Tell us about your responsibilities as Construction Project Manager.
I like to use the analogy that my job as a construction project manager is a lot like being a wedding planner. I handle construction projects from beginning to end, ensuring everything is on budget, on schedule, delivered on time, and that my bride (the customer) is happy! In my case our “bride” is the COO at the site. Every morning I check my email, handle any urgent matters that need immediate attention, schedule vendors and work, and fill requests around the projects. I visit my project sites personally if there are any issues that need my attention, and when there is a big-ticket item being tackled or an important delivery. There is also an administrative component to my job. I submit and pay invoices, do scheduling, create POs, confirm pricing, and make sure that everything stays within budget. I meet with my customer at least weekly to make sure my “brides” are kept happy and informed about the status of their projects.
What types of construction projects do you manage?
Our customer received a healthy budget in their current three-year plan for strategic work, so we are busier than usual. We have several expansion projects currently underway including an Emergency Department and a Sterile Processing Department. We always have smaller infrastructure projects as well, things like replacing air handlers and chillers and various building improvements. I manage multiple facilities in our customer’s region so there is always a lot going on.
What has your career path been like and how did you arrive in your current role?
I grew up loving art and wanted to study fine arts and become an artist or a designer. My father, who is an architect said to me “It’s pretty hard to sustain yourself in the fine arts unless you’re Van Gogh”, so he encouraged me to study architecture, and I followed that path. I’m an immigrant; I began college in the Philippines then came to the United States when I was 19 and I finished up my degree in architecture here at the University of Illinois, Chicago. After graduation I was waiting for the perfect job in architecture to come my way and while waiting, I saw a job at my local health system for an AutoCAD operator. I applied for it and that’s how I started at the health system I still serve today. Over the years I moved into a variety of positions including Construction Assistant and Project Engineer, and then I was eventually promoted to Project Manager. During this time I did leave for three years and worked as an architect at a firm in downtown Chicago. During those three years I continued to work part-time at the health system, coming in several times a month to check on things and update floor plans, so after three years when I decided sitting in a cubicle all day being an architect wasn’t for me, I rejoined the health system full-time. I missed the hospitals and the people there and having a job where I was on my feet, moving around and visiting a variety of places as opposed to sitting in a cubicle all day every day. That’s the best part of my job, the flexibility and the variety. I don’t just sit in one spot; I move around all the time which suits me since I have a lot of energy. I love visiting the project sites and meeting with people. When I need some down time, I take care of my administrative and clerical work.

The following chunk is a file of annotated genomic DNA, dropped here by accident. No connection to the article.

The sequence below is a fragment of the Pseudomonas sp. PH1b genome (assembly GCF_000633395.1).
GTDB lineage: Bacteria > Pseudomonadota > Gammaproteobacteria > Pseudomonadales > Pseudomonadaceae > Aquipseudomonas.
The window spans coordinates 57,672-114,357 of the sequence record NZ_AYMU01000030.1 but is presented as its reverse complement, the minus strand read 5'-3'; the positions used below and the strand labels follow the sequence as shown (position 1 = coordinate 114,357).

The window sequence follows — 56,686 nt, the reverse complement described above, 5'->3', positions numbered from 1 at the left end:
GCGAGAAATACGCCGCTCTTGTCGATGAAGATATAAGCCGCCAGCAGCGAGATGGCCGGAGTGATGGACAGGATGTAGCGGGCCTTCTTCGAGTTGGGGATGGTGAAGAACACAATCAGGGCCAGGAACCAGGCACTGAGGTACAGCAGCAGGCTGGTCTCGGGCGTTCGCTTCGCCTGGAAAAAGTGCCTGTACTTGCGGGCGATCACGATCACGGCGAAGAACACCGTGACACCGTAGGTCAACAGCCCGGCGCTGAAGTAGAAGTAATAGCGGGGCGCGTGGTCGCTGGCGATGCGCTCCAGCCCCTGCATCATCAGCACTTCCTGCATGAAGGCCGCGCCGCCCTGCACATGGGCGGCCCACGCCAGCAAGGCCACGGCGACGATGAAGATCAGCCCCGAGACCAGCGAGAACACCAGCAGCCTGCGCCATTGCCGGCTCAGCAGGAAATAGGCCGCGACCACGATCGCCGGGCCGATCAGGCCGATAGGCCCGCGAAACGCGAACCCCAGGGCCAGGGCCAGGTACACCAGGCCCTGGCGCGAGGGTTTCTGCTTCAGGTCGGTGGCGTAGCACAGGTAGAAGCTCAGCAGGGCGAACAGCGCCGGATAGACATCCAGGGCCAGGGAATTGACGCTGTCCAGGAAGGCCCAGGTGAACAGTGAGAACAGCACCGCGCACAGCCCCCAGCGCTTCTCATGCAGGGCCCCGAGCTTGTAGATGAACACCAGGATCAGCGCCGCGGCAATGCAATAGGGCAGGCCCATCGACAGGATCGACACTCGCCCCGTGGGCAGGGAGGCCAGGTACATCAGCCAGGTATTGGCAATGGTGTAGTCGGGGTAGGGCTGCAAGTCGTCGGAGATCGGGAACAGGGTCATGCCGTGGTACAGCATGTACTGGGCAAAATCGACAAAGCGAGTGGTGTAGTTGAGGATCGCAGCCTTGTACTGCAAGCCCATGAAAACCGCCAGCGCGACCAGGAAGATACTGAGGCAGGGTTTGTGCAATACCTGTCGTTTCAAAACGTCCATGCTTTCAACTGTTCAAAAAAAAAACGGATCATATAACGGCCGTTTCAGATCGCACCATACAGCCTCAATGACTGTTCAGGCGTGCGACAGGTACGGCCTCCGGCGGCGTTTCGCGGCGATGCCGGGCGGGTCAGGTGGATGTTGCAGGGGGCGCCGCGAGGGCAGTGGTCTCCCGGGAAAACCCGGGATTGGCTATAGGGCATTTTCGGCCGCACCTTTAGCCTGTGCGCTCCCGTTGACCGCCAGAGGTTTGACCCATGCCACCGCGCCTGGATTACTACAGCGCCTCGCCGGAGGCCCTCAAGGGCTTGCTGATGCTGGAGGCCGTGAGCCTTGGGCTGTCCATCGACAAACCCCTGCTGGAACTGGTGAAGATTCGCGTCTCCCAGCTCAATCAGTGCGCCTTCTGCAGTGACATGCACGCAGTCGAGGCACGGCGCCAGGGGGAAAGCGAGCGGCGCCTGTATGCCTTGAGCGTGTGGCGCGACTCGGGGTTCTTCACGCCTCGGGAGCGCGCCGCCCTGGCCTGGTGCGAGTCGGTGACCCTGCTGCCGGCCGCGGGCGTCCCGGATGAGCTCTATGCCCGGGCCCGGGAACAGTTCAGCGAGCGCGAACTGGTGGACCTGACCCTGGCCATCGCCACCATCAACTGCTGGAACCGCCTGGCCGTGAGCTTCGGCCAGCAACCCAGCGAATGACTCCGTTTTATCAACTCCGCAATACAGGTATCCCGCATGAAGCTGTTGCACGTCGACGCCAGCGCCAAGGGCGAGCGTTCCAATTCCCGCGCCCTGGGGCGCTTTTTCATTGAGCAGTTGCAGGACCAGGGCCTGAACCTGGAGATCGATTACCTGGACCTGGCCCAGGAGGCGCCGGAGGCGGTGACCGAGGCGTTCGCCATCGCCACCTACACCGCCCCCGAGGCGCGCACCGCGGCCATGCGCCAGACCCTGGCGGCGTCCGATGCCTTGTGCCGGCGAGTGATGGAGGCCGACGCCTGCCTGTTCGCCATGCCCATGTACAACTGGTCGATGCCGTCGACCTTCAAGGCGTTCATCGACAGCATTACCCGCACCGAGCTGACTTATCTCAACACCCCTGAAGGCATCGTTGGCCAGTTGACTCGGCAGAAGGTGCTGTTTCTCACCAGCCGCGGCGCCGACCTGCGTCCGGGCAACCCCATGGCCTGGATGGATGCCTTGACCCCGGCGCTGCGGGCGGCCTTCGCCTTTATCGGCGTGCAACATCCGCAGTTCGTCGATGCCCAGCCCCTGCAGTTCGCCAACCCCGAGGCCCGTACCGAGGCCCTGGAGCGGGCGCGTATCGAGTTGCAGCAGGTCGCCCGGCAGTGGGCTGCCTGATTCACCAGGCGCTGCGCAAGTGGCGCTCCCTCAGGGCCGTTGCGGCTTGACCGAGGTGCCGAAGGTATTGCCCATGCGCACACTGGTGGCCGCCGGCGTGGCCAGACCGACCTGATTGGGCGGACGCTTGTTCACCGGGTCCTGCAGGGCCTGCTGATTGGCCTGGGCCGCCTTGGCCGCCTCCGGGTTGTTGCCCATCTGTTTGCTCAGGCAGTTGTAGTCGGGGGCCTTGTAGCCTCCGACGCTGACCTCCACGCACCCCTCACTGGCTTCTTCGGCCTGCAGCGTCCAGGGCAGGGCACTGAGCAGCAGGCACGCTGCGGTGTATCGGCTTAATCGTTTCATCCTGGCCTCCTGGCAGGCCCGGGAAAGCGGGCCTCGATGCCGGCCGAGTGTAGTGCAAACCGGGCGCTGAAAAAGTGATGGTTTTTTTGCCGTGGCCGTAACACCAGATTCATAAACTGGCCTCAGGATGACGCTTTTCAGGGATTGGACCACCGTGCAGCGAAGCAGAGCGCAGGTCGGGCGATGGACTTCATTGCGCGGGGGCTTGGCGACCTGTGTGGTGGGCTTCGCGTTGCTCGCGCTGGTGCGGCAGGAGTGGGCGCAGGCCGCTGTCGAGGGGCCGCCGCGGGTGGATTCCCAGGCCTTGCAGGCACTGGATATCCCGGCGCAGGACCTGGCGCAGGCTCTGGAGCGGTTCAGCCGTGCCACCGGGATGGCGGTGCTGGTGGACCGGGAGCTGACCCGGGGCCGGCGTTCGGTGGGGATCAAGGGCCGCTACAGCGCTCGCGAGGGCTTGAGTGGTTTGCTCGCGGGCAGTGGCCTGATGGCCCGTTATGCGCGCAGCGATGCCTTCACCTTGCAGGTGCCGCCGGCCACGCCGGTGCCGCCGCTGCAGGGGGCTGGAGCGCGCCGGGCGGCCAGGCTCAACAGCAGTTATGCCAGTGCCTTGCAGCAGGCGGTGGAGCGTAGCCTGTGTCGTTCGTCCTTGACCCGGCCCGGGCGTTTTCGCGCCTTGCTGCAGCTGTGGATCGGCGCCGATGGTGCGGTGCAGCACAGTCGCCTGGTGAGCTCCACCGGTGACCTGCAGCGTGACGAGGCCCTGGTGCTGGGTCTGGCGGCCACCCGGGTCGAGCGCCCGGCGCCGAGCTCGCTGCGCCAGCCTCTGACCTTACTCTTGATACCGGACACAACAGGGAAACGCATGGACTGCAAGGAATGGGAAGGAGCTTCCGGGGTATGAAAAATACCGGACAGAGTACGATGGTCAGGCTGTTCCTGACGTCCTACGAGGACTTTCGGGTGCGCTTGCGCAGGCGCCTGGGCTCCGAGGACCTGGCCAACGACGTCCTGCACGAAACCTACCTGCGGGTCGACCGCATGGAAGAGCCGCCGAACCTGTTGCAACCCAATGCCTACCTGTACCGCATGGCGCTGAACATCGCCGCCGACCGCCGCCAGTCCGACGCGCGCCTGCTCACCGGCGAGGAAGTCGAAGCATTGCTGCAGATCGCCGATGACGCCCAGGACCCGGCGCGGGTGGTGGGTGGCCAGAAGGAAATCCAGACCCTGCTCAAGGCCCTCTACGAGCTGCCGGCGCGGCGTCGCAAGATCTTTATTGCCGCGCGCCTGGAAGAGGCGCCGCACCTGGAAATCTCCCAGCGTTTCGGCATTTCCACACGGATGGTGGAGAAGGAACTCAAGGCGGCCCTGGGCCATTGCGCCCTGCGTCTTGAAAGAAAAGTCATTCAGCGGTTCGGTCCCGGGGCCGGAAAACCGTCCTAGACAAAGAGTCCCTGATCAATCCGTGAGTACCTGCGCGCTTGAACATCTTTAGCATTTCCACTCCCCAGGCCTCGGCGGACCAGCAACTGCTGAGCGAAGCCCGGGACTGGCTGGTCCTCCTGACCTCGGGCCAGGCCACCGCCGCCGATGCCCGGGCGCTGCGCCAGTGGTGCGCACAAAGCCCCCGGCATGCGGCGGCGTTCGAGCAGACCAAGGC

Which of Medxcel’s Core Values is most important to you?
I’m an artist at heart so I’d definitely say Creativity. The nature of this job allows me to be creative. I’m known for my engaging presentations and floor plans; I like to add some pizazz to make them as visually engaging as possible. When it comes to the construction process, ordering furniture and designing the look of the space is my favorite part of the process, that’s when my creativity as an artist flourishes and great furnishings are the cherry on top of the job for me!
What is something that you have learned during your time in this role that you didn’t expect?
I learned an important lesson from Matt Keahey, our National Vice President, Operations. He taught me a lot about handling the emotional aspect of this job. Going back to my wedding planner analogy, in my business there is a lot of emotion and a lot of people involved in projects. Matt taught me to learn to put aside the emotions when there’s a heated issue and get back to basics. What are the facts of what’s happened? Remove the “he said, she said”, and the “I feel this, he feels that”, get to the bottom of the real issue, address it and solve it. After resolving the issue you can put the feelings back in and then work with everyone to make them happy. That process has really helped me as a manager. Matt reminds us that behind everything people say is a story, and what you initially see is probably not what’s making them upset. Just like a wedding planner, I spend a lot of time herding cats, managing vendors, diffusing emotional situations, and working to keep a lot of varied people with many opinions happy. Just like a wedding I have to stay on budget and keep everyone on schedule. Timing is critical in this business. Some of my team members make fun of my wedding planner analogy but I think it fits and I’m sticking to it!